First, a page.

Microhospitals are acute care facilities that are smaller than the typical acute care hospital. In short, they’re licensed hospitals that operate 24/7 in a fraction of the space of traditional acute care hospitals. They’re equipped to respond to almost any medical issue, including those requiring critical care. While all micro-hospitals have a core set of services, the sites are also highly customizable, which allows organizations to adapt them to their target markets.
“We’re moving toward microhospitals to enhance our integrated delivery network. It’s all about population health and one-stop shopping for consumers.” says Laura Hennum, Chief Strategy Officer at Dignity Health.
Emerus Holdings Inc. is the nation’s first and largest operator of micro-hospitals. Emerus has served 1 million patients till now and have hospitals in 19 states, these hospitals continue to grow and are becoming a trend in health care.
Many organizations have used micro-hospitals to enter a new market without the significant investment needed for a full-scale hospital. For example, SCL Health in Colorado deployed micro-hospitals as its primary means of moving into the high-growth areas of the Denver metro area.
The micro-hospital approach allowed SCL Health to develop a care model that was convenient and accessible, while also expanding inpatient services to neighborhoods where demand would not justify a traditional hospital investment.
How Could Global Microhospitals Market Addresses The COVID-19 Concerns?
What started as an outbreak in China near the end of 2019 has now developed globally.
Last week, for the first time since the COVID-19 epidemic started, the number of new cases outside of China was greater than inside the country.
By 1 March, the total number of confirmed COVID-19 cases in China was 80,565 (3,015 deaths) and in the rest of the world 14,768 (267 deaths).
China has done a great job in controlling COVID-19, and in doing so has bought the rest of the world time to prepare and contain the virus in geographically isolated areas, so far avoiding a pandemic.
The World Health Organization’s response has also been extraordinary but requires private sector support.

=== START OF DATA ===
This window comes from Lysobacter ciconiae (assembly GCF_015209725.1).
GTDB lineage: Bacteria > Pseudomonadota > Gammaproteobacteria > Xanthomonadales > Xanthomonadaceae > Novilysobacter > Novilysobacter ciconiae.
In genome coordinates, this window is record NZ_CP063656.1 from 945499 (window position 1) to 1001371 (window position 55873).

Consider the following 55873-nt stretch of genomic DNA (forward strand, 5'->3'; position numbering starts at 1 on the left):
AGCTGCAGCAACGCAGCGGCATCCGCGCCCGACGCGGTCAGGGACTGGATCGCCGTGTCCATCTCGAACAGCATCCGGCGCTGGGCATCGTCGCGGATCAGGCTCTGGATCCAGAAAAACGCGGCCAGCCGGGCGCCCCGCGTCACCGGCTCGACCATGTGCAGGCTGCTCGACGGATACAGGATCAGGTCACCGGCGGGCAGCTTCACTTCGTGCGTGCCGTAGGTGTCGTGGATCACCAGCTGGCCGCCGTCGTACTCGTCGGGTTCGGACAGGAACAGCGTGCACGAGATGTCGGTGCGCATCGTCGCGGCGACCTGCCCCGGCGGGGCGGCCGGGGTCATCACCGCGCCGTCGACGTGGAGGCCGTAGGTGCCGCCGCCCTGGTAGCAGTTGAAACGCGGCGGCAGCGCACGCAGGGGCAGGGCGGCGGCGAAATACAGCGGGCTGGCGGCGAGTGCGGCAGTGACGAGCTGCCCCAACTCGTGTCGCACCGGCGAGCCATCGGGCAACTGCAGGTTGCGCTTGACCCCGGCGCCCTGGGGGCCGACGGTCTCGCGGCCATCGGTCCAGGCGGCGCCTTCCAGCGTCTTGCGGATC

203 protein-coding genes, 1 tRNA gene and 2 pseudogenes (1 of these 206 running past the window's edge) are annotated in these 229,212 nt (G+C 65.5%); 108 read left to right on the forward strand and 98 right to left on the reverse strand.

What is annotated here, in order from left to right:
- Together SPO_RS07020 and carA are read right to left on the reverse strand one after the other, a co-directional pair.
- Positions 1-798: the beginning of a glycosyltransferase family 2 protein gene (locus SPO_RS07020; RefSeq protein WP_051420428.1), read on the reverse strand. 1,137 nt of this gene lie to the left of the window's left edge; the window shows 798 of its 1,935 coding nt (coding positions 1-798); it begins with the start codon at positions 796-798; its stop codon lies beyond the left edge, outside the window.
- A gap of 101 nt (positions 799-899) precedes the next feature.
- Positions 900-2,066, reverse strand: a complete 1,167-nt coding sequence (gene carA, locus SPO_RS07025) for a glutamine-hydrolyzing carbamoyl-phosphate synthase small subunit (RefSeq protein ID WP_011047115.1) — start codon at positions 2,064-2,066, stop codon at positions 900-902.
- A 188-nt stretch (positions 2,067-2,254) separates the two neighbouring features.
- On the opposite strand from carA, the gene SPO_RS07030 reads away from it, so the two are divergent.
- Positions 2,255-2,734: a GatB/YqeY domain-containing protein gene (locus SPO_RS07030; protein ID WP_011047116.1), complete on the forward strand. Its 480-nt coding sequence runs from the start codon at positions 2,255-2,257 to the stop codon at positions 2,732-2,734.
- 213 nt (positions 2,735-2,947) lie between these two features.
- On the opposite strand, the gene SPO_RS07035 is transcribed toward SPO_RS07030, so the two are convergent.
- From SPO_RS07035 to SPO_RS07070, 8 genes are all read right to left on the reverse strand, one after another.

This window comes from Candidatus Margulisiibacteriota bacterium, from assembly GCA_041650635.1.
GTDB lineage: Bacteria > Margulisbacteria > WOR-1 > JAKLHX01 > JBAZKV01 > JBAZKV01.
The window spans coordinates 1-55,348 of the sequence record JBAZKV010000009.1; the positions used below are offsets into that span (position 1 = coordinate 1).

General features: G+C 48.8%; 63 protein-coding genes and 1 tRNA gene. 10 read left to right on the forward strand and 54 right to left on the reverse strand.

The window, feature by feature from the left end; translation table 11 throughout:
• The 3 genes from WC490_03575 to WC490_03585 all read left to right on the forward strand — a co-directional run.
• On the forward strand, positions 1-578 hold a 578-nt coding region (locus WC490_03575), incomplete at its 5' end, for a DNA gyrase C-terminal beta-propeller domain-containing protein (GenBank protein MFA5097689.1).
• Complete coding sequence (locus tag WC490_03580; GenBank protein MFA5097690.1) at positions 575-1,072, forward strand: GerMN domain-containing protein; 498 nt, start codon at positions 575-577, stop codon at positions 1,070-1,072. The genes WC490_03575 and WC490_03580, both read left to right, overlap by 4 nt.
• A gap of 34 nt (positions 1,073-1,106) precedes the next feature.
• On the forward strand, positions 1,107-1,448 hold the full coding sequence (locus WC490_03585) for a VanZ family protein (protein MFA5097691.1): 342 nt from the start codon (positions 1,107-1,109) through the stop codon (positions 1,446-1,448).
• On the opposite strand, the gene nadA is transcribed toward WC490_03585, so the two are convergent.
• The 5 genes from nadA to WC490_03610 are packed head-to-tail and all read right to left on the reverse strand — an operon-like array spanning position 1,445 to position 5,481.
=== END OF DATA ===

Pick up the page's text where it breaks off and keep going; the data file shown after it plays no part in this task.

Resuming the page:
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Increased Need for Hospitals During COVID-19 for Treating Patients
Coronavirus patients with access to hospital equipment, ICU beds, have a much greater chance of survival.
With 377,431 confirmed cases of COVID-19 on 24 March, health systems around the world are groaning under the strain.
Italy, which has suffered the deadliest outbreak of the disease with almost 64,000 cases, has 12.5 critical care beds per 100,000 people; compared with Germany, which has 29.2.
Once people are admitted to hospital, coronavirus patients require intensive and lengthy treatment, meaning beds are tied up for a several weeks.
Doctors in the north of Italy say that 70% of their intensive care unit beds are now reserved for coronavirus patients with a reasonable chance to survive.
Global Micro hospitals Market Landscape
Goldstein Research analyst forecast the micro hospitals market size is set to register the CAGR of 6.1% over the forecast years.
Based on geography, USA market for microhospitals is expected to grow at a CAGR of 5.86% over the forecast period and dominated the microhospital market owing to the collaboration and partnership to increase the adaptation of microhospitals. Europe is the second-largest market.
Based on location, tier 1 & 2 cities are the target locations for microhospitals and are the dominating segment of microhospital market with market share of 55% in 2016 attributed to the microhospitals are similar to community hospitals and health systems are placing microhospitals in larger metro areas in communities where patients may not have easy access to acute or emergency care and microhospital seeks to fill that care gap and provide better access to care.